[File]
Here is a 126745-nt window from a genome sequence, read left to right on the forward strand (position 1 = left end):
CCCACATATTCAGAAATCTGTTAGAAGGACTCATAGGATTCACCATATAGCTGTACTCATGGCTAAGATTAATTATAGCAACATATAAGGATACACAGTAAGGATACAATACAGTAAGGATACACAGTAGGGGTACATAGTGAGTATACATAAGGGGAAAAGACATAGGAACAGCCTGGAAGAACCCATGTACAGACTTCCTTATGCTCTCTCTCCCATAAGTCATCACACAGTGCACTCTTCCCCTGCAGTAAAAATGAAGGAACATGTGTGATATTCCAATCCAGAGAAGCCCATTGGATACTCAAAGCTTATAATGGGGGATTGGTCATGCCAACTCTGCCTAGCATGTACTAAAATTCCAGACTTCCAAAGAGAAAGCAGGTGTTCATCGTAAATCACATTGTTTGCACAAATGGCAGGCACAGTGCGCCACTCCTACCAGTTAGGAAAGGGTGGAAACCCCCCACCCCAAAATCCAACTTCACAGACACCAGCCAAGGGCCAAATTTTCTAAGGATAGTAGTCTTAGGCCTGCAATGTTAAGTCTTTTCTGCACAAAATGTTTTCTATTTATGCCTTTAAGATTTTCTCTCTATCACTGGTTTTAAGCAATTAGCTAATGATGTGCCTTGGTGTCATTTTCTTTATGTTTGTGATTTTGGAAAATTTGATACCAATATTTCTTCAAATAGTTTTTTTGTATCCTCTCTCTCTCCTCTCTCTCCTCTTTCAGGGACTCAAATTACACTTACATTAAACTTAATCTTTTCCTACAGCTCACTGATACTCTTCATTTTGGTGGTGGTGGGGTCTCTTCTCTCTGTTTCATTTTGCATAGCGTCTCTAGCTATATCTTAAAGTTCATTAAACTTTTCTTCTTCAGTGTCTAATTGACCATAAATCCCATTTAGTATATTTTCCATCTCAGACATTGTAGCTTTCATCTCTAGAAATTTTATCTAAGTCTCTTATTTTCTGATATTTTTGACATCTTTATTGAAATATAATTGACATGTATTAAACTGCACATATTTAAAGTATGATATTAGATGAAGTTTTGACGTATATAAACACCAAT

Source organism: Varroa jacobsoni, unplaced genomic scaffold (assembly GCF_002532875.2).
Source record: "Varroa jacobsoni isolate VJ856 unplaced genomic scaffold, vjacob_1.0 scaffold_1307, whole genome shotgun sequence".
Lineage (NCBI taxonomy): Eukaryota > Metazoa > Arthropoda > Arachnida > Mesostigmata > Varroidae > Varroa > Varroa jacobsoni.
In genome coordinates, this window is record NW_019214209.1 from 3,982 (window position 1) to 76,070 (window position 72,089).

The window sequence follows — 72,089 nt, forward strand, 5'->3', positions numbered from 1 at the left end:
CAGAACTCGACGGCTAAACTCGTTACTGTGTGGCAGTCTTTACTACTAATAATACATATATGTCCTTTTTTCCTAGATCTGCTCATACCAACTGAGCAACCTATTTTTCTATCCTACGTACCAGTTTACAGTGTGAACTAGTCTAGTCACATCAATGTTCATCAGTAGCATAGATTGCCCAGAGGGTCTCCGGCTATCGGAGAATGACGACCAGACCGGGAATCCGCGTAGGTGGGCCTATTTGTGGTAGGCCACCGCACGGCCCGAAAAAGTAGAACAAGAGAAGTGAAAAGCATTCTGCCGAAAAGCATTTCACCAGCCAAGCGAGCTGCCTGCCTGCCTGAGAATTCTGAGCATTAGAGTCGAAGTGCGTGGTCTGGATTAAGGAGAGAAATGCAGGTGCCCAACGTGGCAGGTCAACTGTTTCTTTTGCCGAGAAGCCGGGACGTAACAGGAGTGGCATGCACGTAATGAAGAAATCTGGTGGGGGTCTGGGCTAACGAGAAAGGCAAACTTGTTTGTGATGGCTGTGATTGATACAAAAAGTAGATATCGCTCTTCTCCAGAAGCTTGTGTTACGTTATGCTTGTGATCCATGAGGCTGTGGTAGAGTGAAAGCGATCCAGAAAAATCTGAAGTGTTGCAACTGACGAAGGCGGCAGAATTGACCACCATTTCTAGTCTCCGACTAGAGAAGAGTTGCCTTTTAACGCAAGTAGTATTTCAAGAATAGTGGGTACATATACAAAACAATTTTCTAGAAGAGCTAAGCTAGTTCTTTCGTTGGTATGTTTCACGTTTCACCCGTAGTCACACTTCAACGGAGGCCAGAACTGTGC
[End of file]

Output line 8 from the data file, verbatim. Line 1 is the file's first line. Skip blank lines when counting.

CAGAACTCGACGGCTAAACTCGTTACTGTGTGGCAGTCTTTACTACTAATAATACATATATGTCCTTTTTTCCTAGATCTGCTCATACCAACTGAGCAACCTATTTTTCTATCCTACGTACCAGTTTACAGTGTGAACTAGTCTAGTCACATCAATGTTCATCAGTAGCATAGATTGCCCAGAGGGTCTCCGGCTATCGGAGAATGACGACCAGACCGGGAATCCGCGTAGGTGGGCCTATTTGTGGTAGGCCACCGCACGGCCCGAAAAAGTAGAACAAGAGAAGTGAAAAGCATTCTGCCGAAAAGCATTTCACCAGCCAAGCGAGCTGCCTGCCTGCCTGAGAATTCTGAGCATTAGAGTCGAAGTGCGTGGTCTGGATTAAGGAGAGAAATGCAGGTGCCCAACGTGGCAGGTCAACTGTTTCTTTTGCCGAGAAGCCGGGACGTAACAGGAGTGGCATGCACGTAATGAAGAAATCTGGTGGGGGTCTGGGCTAACGAGAAAGGCAAACTTGTTTGTGATGGCTGTGATTGATACAAAAAGTAGATATCGCTCTTCTCCAGAAGCTTGTGTTACGTTATGCTTGTGATCCATGAGGCTGTGGTAGAGTGAAAGCGATCCAGAAAAATCTGAAGTGTTGCAACTGACGAAGGCGGCAGAATTGACCACCATTTCTAGTCTCCGACTAGAGAAGAGTTGCCTTTTAACGCAAGTAGTATTTCAAGAATAGTGGGTACATATACAAAACAATTTTCTAGAAGAGCTAAGCTAGTTCTTTCGTTGGTATGTTTCACGTTTCACCCGTAGTCACACTTCAACGGAGGCCAGAACTGTGC